As John Pafford, friend and biographer of Russell Kirk, suggests in his title, with the exception of certain libertarian historians at academic centers such as Lew Rockwell's highly respected Ludwig von Mises Institute, Grover Cleveland is largely forgotten — and if not forgotten, then remembered primarily for a series of unusual firsts and seconds.
Horse Racing: 138th Preakness Stakes Exhibit: Portraits by Boris Chaliapin Festival: Dragon Boat Festival Lecture: Khaled Hosseini Fundraiser: Ryan Zimmerman's Night at the Park
While congressional Republicans gear up to investigate numerous White House scandals, party leaders are making the rounds on cable news and pushing their new narrative: President Obama won't take responsibility for anything.
On Sunday, June 25, 1950, the Korean People's Army attacked across the 38th parallel, captured Seoul, the capital of the Republic of Korea, and began driving south. The battered South Korean army and their U.S. military advisers quickly were pushed into the "Pusan Perimeter" on the southern tip of the peninsula - and U.S. President Harry Truman took the case to the United Nations Security Council.
For a time in Cold War America, Van Cliburn had all the trappings of a rock star: sold-out concerts, adoring, out-of-control fans and a name recognized worldwide. He even got a ticker-tape parade in New York City.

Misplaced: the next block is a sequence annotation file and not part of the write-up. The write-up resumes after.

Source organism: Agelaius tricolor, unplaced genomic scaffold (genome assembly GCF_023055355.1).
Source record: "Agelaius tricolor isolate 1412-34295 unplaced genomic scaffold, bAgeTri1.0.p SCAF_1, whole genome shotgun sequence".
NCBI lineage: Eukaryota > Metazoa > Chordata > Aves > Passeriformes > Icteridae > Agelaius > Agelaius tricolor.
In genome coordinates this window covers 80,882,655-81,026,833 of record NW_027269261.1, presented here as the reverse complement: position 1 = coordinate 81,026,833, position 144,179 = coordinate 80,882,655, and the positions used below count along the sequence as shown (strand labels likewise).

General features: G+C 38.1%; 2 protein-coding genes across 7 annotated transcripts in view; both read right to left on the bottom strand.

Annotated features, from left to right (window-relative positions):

Van Cliburn, the internationally celebrated pianist whose triumph at a 1958 Moscow competition helped thaw the Cold War and launched a spectacular career that made him the rare classical musician to enjoy rock-star status, died Wednesday after a fight with bone cancer. He was 78.
Van Cliburn, the internationally celebrated pianist whose triumph at a 1958 Moscow competition helped thaw the Cold War and launched a spectacular career that made him the rare classical musician to enjoy rock-star status, has died. He was 78.
The U.S. Navy plans to shut down four of its active aircraft carriers in one of the worst-case scenarios presented to Congress by the service since the debate on budget cuts heated up this winter.
More than a few Republicans in the United States Senate seem to have contracted a severe case of what Harry Truman called “Potomac Fever” (wanting to go along to get along in Washington). Apparently still trembling from the recent election debacle, they have cobbled together a deceptive and destructive “bipartisan” compromise on illegal alien amnesty.